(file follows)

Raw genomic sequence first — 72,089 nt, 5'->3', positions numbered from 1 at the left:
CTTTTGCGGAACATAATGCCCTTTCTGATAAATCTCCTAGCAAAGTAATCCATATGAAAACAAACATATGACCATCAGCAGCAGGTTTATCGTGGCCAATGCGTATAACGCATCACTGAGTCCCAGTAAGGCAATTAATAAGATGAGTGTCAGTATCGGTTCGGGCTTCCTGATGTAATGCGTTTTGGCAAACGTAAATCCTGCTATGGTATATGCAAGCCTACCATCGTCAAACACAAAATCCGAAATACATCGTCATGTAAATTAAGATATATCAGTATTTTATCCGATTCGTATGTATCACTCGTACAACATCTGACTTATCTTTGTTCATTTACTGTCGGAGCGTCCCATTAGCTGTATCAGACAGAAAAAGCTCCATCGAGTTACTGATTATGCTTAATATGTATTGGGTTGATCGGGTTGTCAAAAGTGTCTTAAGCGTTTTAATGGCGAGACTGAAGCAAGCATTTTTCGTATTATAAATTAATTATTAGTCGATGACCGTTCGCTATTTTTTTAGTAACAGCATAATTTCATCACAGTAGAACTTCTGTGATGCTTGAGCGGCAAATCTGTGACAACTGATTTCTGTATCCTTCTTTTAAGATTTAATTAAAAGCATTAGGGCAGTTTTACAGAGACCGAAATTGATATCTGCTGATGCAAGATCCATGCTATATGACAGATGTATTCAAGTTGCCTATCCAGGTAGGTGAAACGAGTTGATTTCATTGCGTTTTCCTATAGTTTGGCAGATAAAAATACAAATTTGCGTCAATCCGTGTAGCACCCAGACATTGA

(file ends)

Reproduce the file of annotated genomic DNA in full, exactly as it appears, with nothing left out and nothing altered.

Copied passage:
Raw genomic sequence first — 72,089 nt, 5'->3', positions numbered from 1 at the left:
CTTTTGCGGAACATAATGCCCTTTCTGATAAATCTCCTAGCAAAGTAATCCATATGAAAACAAACATATGACCATCAGCAGCAGGTTTATCGTGGCCAATGCGTATAACGCATCACTGAGTCCCAGTAAGGCAATTAATAAGATGAGTGTCAGTATCGGTTCGGGCTTCCTGATGTAATGCGTTTTGGCAAACGTAAATCCTGCTATGGTATATGCAAGCCTACCATCGTCAAACACAAAATCCGAAATACATCGTCATGTAAATTAAGATATATCAGTATTTTATCCGATTCGTATGTATCACTCGTACAACATCTGACTTATCTTTGTTCATTTACTGTCGGAGCGTCCCATTAGCTGTATCAGACAGAAAAAGCTCCATCGAGTTACTGATTATGCTTAATATGTATTGGGTTGATCGGGTTGTCAAAAGTGTCTTAAGCGTTTTAATGGCGAGACTGAAGCAAGCATTTTTCGTATTATAAATTAATTATTAGTCGATGACCGTTCGCTATTTTTTTAGTAACAGCATAATTTCATCACAGTAGAACTTCTGTGATGCTTGAGCGGCAAATCTGTGACAACTGATTTCTGTATCCTTCTTTTAAGATTTAATTAAAAGCATTAGGGCAGTTTTACAGAGACCGAAATTGATATCTGCTGATGCAAGATCCATGCTATATGACAGATGTATTCAAGTTGCCTATCCAGGTAGGTGAAACGAGTTGATTTCATTGCGTTTTCCTATAGTTTGGCAGATAAAAATACAAATTTGCGTCAATCCGTGTAGCACCCAGACATTGA